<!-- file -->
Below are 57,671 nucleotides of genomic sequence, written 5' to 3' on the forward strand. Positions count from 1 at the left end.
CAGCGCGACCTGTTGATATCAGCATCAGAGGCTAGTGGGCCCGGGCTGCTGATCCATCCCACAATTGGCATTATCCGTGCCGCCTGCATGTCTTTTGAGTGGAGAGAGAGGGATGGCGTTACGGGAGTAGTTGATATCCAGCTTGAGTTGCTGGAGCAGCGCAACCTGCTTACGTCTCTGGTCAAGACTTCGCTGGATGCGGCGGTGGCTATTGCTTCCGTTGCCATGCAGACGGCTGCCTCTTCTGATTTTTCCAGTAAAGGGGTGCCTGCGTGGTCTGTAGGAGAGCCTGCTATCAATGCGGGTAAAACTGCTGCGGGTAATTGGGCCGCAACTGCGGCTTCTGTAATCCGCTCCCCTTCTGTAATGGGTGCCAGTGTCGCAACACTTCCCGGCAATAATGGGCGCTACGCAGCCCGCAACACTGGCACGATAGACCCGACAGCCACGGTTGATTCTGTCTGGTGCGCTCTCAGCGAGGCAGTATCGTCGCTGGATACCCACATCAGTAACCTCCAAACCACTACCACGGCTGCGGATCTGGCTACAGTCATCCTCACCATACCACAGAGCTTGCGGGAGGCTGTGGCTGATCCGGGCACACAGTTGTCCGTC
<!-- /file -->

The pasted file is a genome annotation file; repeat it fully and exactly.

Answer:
Below are 57,671 nucleotides of genomic sequence, written 5' to 3' on the forward strand. Positions count from 1 at the left end.
CAGCGCGACCTGTTGATATCAGCATCAGAGGCTAGTGGGCCCGGGCTGCTGATCCATCCCACAATTGGCATTATCCGTGCCGCCTGCATGTCTTTTGAGTGGAGAGAGAGGGATGGCGTTACGGGAGTAGTTGATATCCAGCTTGAGTTGCTGGAGCAGCGCAACCTGCTTACGTCTCTGGTCAAGACTTCGCTGGATGCGGCGGTGGCTATTGCTTCCGTTGCCATGCAGACGGCTGCCTCTTCTGATTTTTCCAGTAAAGGGGTGCCTGCGTGGTCTGTAGGAGAGCCTGCTATCAATGCGGGTAAAACTGCTGCGGGTAATTGGGCCGCAACTGCGGCTTCTGTAATCCGCTCCCCTTCTGTAATGGGTGCCAGTGTCGCAACACTTCCCGGCAATAATGGGCGCTACGCAGCCCGCAACACTGGCACGATAGACCCGACAGCCACGGTTGATTCTGTCTGGTGCGCTCTCAGCGAGGCAGTATCGTCGCTGGATACCCACATCAGTAACCTCCAAACCACTACCACGGCTGCGGATCTGGCTACAGTCATCCTCACCATACCACAGAGCTTGCGGGAGGCTGTGGCTGATCCGGGCACACAGTTGTCCGTC